Interview: UKID

Having seemingly found a niche with their unique style that fuses rock, drum & bass and hip hop, UKID is one of the more revolutionary music acts to stem from the Glastonbury area in recent years and has amassed a huge following across the UK. In March, UKID launched a crowd-funding campaign to fund their debut album and confirmed their slot at one of our favourite festivals, The Godney Gathering, so we felt it was about time we interviewed them to find out about all of that and a bit more. Here’s what happened when Kevin McGough spoke to brothers KJ and Benjah Jon from the band…. Spacing First of all, how did you all meet?
. Benjah: Our bass player and drummer, KJ and Joey, met first. They became good friends when KJ joined the band Durban Poison when they were in their early teens and as I’m KJ’s brother, it wasn’t long before I met Joey as well. Many years later KJ departed from Durban Poison and we both went to Stafford University with the sole purpose to form a band, which is where we met Glenn who went to Stafford University with the sole purpose to find a band, too! Where did your name come from and what does it mean? KJ: Ben-Jah thought of the name UKID for his drum n bass production and used that for the band. There are many unique styles and sounds to music made within different cultures from around the world. The name UKID stands for United Kingdom identification and is meant to reflect our sound as having a raw British identity to it. You list bands such as Does it Offend you Yeah?, The Prodigy and Pendulum as your influences. What do you think has been their biggest influence on you and where do you feel your music/style sits amongst them? Benjah: We have a lot of respect for these artists and their music. They have all entered into the domain of rock meets dance and have shown how energetic and powerful that sound can be. We try to create that energy too, but also bring in a rap-based vocal, which distinguishes our music from theirs. Your lyrics are quite political at a time when most bands avoid being political like the plague. Why do you embrace such topics? And why do you think that, despite a strong heritage of blending politics and music in the UK, others desperately try to appear neutral, especially considering the turbulent times in which we live? Benjah: I’m just a crap liar to be honest so writing lyrics about being in love with fictitious females would be a very hard task. I just simply write about what I see and how I feel about it, whether that be about political issues, social issues or basic human moral standards. Bands that avoid meaningful topics are either money driven, purely instrumentally based or are just people with no depth to their thought. The demographic that most records are sold to are generally middle class. This means more stability in wealth and less problems in life. If that’s your target audience then political based lyrics isn’t really going to appeal to them as it’s an area that doesn’t affect them. How did your sponsorship deal with Badbreed come about? KJ: By complete luck and chance. They found us from our online presence so if you’re a band just starting out, just put yourself out there on every band related website going so your name becomes the first to pop up when typed into Google. Badbreed were looking for a band that had a similar sound to the Prodigy and we fitted the bill, so bob’s your uncle. Why did you feel you wanted to be involved with them? KJ: We felt as a band that it was a win-win situation; we liked the vibe and style of the brand and they liked our music and the whole ethos of UKID. We represent their brand and they promote us (and we also get free stuff!). In what ways have they helped the band? KJ: They produced a music video for us to further our progression as a band and also gave us a solid band image, which has created a professional presence on stage when performing. You’re trying to fund your own debut album, how is it going? KJ: We currently have a campaign on a website called Indiegogo, which is a crowd funding website. This involves people contributing to our cause and getting perks in return; for example a £10 donation will get you a digital copy of the album. There’s loads more perks on the website through this link: UKID Indiegogo Campaign It’s coming along successfully though; so far we’ve reached nearly 40% of our goal. We’ve had a real heartwarming experience as it’s shown us all the people who really believe in us by donating to our cause or simply putting the word out. You know who you are – you will not be forgotten in the near future. Why did you go down this route? Benjah: This route seems to be the only way these days for original bands because the market is flooded by musical clones shot out of karaoke competition cannons, as seen on our TVs. Big corporate record companies monopolise the industry and that makes it harder for original bands and artists to get signed to a label worth signing to. Funding yourself for recordings and promotions is a new and alternative way to do things, and it can be very beneficial, but like anything in life it’s just having the money.  You’re playing the Godney Gathering this summer. Do you look forward to the festival season? KJ: This year we are really looking forward to it as we have three festivals lined up so far which we’re really excited about and hopefully there’ll be a few more yet. But yeah we’re really looking forward to playing Godney. Can’t wait. You’ve played all over the UK but what’s been the best place/highlight thus far? Has to be a toss-up between the Riflemen’s in Glastonbury or a venue in Staines in Surrey called The Hobgoblin. These two places have given us the best crowds to date. Finally, what ambitions do you have for the next year? Next year we will have an album out and a few festivals under our belt, which will give us some weight as an up and coming band on the rise. We will continue to progress, writing new music and performing to new people and promoting the band until everybody has heard us. God save the music scene! Find out more about UKID at their official website or on Facebook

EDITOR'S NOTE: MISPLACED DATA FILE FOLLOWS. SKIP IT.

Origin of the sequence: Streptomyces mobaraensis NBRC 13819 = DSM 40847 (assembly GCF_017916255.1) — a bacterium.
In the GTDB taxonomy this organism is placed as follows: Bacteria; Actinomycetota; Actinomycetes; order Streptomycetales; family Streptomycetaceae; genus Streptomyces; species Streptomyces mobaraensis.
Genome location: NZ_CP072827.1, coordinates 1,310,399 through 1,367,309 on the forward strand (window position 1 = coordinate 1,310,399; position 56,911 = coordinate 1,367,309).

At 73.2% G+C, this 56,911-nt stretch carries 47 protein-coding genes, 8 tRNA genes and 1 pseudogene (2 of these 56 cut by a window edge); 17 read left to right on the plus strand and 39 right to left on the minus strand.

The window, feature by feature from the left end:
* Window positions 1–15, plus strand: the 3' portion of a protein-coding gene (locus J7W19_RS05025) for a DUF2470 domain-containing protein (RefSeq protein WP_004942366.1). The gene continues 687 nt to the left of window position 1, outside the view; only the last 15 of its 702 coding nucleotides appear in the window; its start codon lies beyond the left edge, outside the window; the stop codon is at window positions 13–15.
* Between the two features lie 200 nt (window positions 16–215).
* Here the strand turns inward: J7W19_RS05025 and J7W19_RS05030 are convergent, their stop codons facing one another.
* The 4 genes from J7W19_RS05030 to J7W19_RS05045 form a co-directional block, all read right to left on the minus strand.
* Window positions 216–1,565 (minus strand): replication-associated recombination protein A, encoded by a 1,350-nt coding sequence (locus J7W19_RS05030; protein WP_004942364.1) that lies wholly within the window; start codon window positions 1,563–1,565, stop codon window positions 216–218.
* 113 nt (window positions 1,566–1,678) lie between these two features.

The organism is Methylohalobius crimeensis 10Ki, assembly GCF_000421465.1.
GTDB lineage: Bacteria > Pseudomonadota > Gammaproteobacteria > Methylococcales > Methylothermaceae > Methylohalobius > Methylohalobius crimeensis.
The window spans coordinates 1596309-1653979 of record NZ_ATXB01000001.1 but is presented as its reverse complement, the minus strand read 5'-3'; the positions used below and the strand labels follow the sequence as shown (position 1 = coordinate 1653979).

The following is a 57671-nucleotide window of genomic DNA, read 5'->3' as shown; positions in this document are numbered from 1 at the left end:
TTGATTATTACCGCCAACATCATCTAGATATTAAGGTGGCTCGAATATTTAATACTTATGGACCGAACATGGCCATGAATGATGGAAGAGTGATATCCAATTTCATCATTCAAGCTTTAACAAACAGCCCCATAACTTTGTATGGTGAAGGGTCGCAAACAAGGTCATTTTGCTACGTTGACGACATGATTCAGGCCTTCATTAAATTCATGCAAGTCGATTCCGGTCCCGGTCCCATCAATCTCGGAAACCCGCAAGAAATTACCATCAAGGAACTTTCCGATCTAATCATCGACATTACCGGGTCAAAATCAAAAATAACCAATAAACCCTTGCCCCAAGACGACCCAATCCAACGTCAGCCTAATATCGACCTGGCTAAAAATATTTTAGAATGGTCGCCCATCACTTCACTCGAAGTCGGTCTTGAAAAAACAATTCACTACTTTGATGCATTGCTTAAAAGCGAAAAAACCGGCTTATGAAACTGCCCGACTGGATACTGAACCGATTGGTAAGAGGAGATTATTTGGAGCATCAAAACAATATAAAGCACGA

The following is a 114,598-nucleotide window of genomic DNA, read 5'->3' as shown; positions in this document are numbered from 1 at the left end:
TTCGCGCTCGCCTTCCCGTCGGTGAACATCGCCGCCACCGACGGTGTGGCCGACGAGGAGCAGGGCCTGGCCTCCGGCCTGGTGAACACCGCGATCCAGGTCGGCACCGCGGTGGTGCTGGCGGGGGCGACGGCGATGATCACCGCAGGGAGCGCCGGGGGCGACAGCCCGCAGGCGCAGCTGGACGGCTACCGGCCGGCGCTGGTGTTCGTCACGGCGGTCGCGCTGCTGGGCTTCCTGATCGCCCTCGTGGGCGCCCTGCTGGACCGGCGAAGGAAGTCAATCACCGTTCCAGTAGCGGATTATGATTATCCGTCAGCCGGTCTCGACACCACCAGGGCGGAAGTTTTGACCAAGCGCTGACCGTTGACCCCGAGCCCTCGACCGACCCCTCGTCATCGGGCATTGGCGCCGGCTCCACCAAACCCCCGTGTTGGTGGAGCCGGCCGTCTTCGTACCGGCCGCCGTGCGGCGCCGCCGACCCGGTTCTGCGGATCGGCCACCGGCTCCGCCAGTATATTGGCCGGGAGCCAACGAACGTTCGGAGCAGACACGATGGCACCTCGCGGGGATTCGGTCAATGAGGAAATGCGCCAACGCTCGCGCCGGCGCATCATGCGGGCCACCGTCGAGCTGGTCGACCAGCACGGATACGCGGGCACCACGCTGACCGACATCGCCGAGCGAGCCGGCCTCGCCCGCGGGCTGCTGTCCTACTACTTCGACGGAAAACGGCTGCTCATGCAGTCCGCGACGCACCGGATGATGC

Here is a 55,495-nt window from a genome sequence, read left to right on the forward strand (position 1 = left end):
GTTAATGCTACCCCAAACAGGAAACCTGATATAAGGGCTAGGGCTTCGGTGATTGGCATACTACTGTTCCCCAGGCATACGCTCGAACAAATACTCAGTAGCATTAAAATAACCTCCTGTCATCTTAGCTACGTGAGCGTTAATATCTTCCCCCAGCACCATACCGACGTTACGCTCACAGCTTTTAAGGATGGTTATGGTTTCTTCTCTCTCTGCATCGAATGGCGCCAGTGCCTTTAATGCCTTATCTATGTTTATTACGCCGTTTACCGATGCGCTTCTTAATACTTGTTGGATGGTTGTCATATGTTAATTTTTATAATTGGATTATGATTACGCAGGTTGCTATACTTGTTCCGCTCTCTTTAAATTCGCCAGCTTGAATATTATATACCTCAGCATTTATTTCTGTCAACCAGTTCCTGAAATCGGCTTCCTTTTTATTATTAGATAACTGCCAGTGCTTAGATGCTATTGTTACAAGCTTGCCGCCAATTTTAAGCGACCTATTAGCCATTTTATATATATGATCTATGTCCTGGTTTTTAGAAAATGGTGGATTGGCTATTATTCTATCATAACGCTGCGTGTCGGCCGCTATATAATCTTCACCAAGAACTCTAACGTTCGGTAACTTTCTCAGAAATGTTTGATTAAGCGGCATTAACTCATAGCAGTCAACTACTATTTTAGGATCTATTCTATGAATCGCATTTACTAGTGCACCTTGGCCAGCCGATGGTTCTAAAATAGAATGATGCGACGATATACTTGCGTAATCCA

Review: Forever Pure

Read more

Preview: Cinema Rediscovered Festival at The Watershed

Read more

Review: Liberation Day (out on iTunes 17th July)

Read more

Review: Baby Driver

Read more

Review: A pre-Glasto treat from Lisa Hannigan at Marble Factory

Read more

Review: The return of Manic Street Preachers at Bristol Sounds

Read more

Review: Bonobo's blistering show to open Bristol Sounds

Read more

Review: Bristol Comedy Garden's third night shows this year could be it's best

Read more

Review: Bristol Comedy Garden continues with impressive second night

Read more

Review: A superb opening of Bristol Comedy Garden

Read more

Review: Alien: Covenant

Read more

Preview: Bristol Comedy Garden 2017

Read more

Photo Gallery: Love Saves the Day 2017

Read more

Review: Wonder Woman

Read more

Review: Yet another live music bonanza for Dot To Dot '17

Read more

Review: Ron Sexsmith's songwriting showcase warmly received at St. George's

Read more

Dot To Dot 2017 Preview: Our Top 5 Festival Picks

Read more

Gallery: Declan McKenna at Thekla

Read more

Review: Declan McKenna - a youthful artist-audience love in at Thekla

Read more